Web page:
Magic Transit advertises our customer’s IP prefixes directly from our edge network, applying DDoS mitigation and firewall policies to all traffic destined for the customer’s network. After the traffic is scrubbed, we deliver clean traffic to the customer over GRE tunnels (over the public Internet or Cloudflare Network Interconnect). But sometimes, we experience inclement weather […]
Magic Transit advertises our customer’s IP prefixes directly from our edge network, applying DDoS mitigation and firewall policies to all traffic destined for the customer’s network. After the traffic is scrubbed, we deliver clean traffic to the customer over GRE tunnels (over the public Internet or Cloudflare Network Interconnect). But sometimes, we experience inclement weather on the Internet: network paths between Cloudflare and the customer can become unreliable or go down. Customers often configure multiple tunnels through different network paths and rely on Cloudflare to pick the best tunnel to use if, for example, some router on the Internet is having a stormy day and starts dropping traffic.
Because we use Anycast GRE, every server across Cloudflare’s 200+ locations globally can send GRE traffic to customers. Every server needs to know the status of every tunnel, and every location has completely different network routes to customers. Where to start?
In this post, I’ll break down my work to improve the Magic Transit GRE tunnel health check system, creating a more stable experience for customers and dramatically reducing CPU and memory usage at Cloudflare’s edge.
To decide where to send traffic, Cloudflare edge servers need to periodically send health checks to each customer tunnel endpoint.
When Magic Transit was first launched, every server sent a health check to every tunnel once per minute. This naive, “shared-nothing” approach was simple to implement and served customers well, but would occasionally deliver less than optimal health check behavior in two specific ways.
Sometimes a server just runs into bad luck, and a check randomly fails. From there, the server would mark the tunnel as degraded and immediately start shifting traffic towards a fallback tunnel. Imagine you and I were standing right next to each other under a clear sky, and I felt a single drop of water and declared, “It’s raining!” whereas you felt no raindrops and declared, “It’s all clear!”
With relatively minimal data per server, it means that health determinations can be imprecise. It also means that individual servers could overreact to individual failures. From a customer’s point of view, it’s like Cloudflare detected a problem with the primary tunnel. But, in reality, the server just got a bad weather forecast and made a different judgement call.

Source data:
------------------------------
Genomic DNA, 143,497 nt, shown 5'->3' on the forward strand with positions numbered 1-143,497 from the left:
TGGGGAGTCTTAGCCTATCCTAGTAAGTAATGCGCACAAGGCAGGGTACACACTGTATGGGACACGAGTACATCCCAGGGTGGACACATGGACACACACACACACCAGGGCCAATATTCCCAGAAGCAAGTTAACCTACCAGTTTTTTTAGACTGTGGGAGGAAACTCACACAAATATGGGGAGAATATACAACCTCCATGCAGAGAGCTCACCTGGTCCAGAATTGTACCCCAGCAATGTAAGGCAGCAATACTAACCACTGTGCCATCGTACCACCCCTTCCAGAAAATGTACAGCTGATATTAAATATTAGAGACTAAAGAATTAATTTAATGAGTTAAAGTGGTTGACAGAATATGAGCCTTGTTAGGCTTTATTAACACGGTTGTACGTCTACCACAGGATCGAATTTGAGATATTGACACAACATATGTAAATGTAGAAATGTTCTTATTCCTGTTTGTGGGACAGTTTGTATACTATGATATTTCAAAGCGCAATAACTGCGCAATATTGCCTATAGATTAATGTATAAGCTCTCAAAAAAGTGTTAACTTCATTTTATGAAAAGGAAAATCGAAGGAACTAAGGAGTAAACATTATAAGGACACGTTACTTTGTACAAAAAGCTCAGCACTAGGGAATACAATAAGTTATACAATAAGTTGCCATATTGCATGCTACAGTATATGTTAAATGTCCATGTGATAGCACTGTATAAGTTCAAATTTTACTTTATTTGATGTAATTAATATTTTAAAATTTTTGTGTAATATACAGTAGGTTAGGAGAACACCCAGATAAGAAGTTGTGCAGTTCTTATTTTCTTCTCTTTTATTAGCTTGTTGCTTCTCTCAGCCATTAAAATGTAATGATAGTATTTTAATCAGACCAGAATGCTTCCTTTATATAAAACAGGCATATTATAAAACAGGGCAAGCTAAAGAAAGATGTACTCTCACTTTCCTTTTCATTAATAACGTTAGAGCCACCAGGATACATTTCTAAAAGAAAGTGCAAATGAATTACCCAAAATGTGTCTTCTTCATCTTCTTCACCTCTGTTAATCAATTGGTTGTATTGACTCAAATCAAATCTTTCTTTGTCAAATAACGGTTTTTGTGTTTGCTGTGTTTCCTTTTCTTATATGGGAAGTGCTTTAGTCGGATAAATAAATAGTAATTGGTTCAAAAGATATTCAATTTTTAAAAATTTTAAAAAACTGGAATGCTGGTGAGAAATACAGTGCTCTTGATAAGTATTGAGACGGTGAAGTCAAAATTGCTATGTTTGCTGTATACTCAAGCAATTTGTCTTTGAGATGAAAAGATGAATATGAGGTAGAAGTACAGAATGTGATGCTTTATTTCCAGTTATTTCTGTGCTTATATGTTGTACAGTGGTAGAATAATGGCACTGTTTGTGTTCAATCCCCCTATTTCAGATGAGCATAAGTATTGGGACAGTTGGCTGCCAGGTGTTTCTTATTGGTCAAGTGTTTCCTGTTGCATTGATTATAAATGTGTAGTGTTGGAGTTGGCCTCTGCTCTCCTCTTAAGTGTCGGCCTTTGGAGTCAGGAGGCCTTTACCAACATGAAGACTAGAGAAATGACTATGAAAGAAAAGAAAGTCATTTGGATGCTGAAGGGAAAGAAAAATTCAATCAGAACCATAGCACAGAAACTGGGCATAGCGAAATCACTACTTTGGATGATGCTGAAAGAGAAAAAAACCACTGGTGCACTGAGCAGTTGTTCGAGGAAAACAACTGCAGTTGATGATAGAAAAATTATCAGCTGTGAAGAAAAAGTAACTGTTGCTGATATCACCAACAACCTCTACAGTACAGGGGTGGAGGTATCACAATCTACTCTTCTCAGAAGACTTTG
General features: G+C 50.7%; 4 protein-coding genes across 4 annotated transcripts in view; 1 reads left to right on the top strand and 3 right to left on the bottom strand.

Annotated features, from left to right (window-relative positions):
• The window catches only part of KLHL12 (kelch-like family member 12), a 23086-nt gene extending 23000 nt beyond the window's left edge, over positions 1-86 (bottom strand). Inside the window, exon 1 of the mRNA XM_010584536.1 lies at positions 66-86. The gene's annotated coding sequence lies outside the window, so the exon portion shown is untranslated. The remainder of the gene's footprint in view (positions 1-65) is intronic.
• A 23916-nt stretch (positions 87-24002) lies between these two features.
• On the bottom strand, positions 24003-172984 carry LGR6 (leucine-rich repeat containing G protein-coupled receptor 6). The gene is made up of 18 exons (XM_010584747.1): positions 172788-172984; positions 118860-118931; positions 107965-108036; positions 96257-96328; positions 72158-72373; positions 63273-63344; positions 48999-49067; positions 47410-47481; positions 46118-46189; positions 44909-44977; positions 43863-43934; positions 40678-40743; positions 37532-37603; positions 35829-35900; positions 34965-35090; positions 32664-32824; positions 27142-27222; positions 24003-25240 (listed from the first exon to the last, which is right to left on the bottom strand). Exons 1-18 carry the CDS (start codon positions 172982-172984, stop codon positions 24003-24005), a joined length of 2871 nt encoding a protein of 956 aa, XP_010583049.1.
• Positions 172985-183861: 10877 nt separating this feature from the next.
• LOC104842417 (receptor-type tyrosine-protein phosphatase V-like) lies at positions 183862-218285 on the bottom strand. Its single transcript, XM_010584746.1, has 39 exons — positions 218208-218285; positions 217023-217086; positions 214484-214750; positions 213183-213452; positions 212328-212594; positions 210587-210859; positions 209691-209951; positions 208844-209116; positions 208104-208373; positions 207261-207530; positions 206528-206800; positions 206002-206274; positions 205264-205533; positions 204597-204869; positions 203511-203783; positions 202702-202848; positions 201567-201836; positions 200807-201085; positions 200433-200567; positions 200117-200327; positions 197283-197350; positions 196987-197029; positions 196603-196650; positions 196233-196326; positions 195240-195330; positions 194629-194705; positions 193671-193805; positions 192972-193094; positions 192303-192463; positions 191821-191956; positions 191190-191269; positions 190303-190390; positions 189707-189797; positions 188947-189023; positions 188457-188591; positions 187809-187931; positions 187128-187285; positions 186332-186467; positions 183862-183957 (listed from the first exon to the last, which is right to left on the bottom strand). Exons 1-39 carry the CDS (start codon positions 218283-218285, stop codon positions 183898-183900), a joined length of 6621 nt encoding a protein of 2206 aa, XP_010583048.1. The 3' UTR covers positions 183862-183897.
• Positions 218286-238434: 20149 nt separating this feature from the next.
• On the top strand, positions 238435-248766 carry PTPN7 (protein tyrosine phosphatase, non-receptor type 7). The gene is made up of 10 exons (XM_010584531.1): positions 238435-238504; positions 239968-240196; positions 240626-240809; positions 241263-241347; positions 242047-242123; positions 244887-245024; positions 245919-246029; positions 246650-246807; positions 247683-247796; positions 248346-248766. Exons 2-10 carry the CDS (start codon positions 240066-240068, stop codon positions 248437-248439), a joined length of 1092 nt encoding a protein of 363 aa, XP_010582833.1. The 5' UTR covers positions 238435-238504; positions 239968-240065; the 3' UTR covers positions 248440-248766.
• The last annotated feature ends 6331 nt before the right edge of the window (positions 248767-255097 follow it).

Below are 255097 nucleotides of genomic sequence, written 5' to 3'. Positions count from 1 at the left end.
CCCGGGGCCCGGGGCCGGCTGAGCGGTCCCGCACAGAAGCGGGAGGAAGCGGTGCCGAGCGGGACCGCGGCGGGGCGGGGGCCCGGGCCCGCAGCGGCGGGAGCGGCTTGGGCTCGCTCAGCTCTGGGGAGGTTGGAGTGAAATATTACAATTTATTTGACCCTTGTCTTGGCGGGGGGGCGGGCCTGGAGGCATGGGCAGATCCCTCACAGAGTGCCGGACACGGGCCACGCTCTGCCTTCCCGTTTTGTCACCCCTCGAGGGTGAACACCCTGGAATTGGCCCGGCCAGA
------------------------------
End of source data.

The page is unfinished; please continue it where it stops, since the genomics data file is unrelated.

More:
Even when tunnel states are consistent across servers, they can be slow to respond. In this case, if a server runs a health check which succeeds, but a second later the tunnel goes down, the next health check won’t happen for another 59 seconds. Until that next health check fails, the server has no idea anything is wrong, so it keeps sending traffic over unhealthy tunnels, leading to packet loss and latency for the customer.
Much like how a live, up-to-the-minute rain forecast helps you decide when to leave to avoid the rain, servers that send tunnel checks more frequently get a finer view of the Internet weather and can respond faster to localized storms. But if every server across Cloudflare’s edge sent health checks too frequently, we would very quickly start to overwhelm our customers’ networks.
Clearly, we needed to hammer out some kinks. We wanted servers in the same location to come to the same conclusions about where to send traffic, and we wanted faster detection of issues without increasing the frequency of tunnel checks.
Health checks sent from servers in the same data center take the same route across the Internet. Why not share the results among them?
Instead of a single raindrop causing me to declare that it’s raining, I’d tell you about the raindrop I felt, and you’d tell me about the clear sky you’re looking at. Together, we come to the same conclusion: there isn’t enough rain to open an umbrella.
There is even a special networking protocol that allows us to easily share information between servers in the same private network. From the makers of Unicast and Anycast, now presenting: Multicast!